KU Style Guide
These terms are used in this book instead of restrictive clause and nonrestrictive clause to convey the distinction between the two in a more easily remembered manner.
Both types of clauses provide additional information about a word or phrase in the sentence.
The difference between them is that the essential clause cannot be eliminated without changing the meaning of the sentence — it so restricts the meaning of the word or phrase that its absence would lead to a substantially different interpretation of what the author meant.
The nonessential clause, however, can be eliminated without altering the basic meaning of the sentence — it does not restrict the meaning so significantly that its absence would radically alter the author’s thought.
Punctuation: An essential clause must not be set off from the rest of a sentence by commas. A nonessential clause must be set off by commas.
The presence or absence of commas provides the reader with critical information about the writer’s intended meaning. Note the following examples:
— Reporters who do not read the Stylebook should not criticize their editors. (The writer is saying that only one class of reporters, those who do not read the Stylebook, should not criticize their editors. If the who … Stylebook phrase were deleted, the meaning of the sentence would be changed substantially.)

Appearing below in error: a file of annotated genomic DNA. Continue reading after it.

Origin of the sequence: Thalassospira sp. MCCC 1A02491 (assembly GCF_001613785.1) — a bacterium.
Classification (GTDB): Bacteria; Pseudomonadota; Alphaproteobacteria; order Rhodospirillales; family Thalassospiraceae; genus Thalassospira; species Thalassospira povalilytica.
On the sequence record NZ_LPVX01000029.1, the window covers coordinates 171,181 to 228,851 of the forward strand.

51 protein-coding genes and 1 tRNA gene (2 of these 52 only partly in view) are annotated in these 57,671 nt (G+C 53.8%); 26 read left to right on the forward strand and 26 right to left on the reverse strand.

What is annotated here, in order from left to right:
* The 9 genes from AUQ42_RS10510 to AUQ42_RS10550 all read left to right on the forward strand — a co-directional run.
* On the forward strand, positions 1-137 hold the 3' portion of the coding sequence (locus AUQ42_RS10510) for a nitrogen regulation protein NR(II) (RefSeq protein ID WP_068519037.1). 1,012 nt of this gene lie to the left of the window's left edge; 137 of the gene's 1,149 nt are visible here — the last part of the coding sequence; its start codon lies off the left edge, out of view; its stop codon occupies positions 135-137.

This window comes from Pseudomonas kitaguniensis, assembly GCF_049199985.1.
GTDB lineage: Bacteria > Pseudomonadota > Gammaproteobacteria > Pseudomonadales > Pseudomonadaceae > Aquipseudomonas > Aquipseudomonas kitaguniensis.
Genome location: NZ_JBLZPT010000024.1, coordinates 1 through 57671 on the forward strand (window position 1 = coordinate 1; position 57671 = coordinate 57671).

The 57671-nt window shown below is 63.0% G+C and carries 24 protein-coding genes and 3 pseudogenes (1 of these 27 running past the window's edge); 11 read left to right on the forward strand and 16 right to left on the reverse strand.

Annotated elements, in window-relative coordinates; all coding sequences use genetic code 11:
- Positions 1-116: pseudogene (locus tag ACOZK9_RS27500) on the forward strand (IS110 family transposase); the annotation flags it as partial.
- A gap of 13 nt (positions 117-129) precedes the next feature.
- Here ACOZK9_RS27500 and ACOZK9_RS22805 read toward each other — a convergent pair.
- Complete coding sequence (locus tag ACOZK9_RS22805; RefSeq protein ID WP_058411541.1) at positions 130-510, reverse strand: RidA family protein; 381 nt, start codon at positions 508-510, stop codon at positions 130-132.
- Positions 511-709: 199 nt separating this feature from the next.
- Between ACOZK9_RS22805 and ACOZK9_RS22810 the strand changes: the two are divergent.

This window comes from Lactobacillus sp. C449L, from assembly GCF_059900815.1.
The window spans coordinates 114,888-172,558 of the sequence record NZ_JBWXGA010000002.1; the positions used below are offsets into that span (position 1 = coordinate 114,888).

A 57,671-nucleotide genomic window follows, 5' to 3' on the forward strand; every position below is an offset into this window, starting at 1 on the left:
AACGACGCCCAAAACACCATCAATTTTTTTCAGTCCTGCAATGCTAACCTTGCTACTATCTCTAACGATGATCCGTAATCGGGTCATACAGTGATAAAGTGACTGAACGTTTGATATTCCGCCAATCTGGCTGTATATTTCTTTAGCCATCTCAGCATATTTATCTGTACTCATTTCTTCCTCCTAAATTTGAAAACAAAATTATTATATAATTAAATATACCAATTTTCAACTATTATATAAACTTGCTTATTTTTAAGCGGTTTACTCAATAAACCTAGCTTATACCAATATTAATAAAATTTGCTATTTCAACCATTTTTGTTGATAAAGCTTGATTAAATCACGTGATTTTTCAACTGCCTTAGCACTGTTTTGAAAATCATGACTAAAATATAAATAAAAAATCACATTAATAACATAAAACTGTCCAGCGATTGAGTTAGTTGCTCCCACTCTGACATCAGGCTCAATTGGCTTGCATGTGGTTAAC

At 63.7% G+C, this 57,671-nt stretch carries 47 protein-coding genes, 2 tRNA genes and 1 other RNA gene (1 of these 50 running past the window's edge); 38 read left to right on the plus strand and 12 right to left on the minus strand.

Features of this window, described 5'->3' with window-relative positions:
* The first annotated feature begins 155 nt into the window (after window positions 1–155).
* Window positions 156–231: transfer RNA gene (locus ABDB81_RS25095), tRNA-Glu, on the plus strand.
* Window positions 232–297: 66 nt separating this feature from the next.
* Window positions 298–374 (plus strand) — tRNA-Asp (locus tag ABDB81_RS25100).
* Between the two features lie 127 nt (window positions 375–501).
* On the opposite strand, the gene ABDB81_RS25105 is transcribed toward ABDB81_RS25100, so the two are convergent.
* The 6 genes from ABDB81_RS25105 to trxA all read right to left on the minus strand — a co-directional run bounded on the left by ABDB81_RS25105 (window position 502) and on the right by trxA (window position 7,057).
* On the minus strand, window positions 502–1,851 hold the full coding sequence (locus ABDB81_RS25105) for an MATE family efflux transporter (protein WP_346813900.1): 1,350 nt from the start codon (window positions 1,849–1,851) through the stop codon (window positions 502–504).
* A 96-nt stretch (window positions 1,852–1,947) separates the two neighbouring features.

— Reporters, who do not read the Stylebook, should not criticize their editors. (The writer is saying that all reporters should not criticize their editors. If the who … Stylebook phrase were deleted, this meaning would not be changed.)
USE OF WHO, WHOM, THAT, WHICH. See separate entries on that (conjunction); that, which (pronouns); who, whom.
That is the preferred pronoun to introduce essential clauses that refer to an inanimate object or an animal without a name. Which is the only acceptable pronoun to introduce a nonessential clause that refers to an inanimate object or an animal without a name.
The pronoun which occasionally may be substituted for that in the introduction of an essential clause that refers to an inanimate object or an animal without a name. In general, this use of which should appear only when that is used as a conjunction to introduce another clause in the same sentence: He said Monday that the part of the army which suffered severe casualties needs reinforcement.
See that (conjunction) for guidelines on the use of that as a conjunction.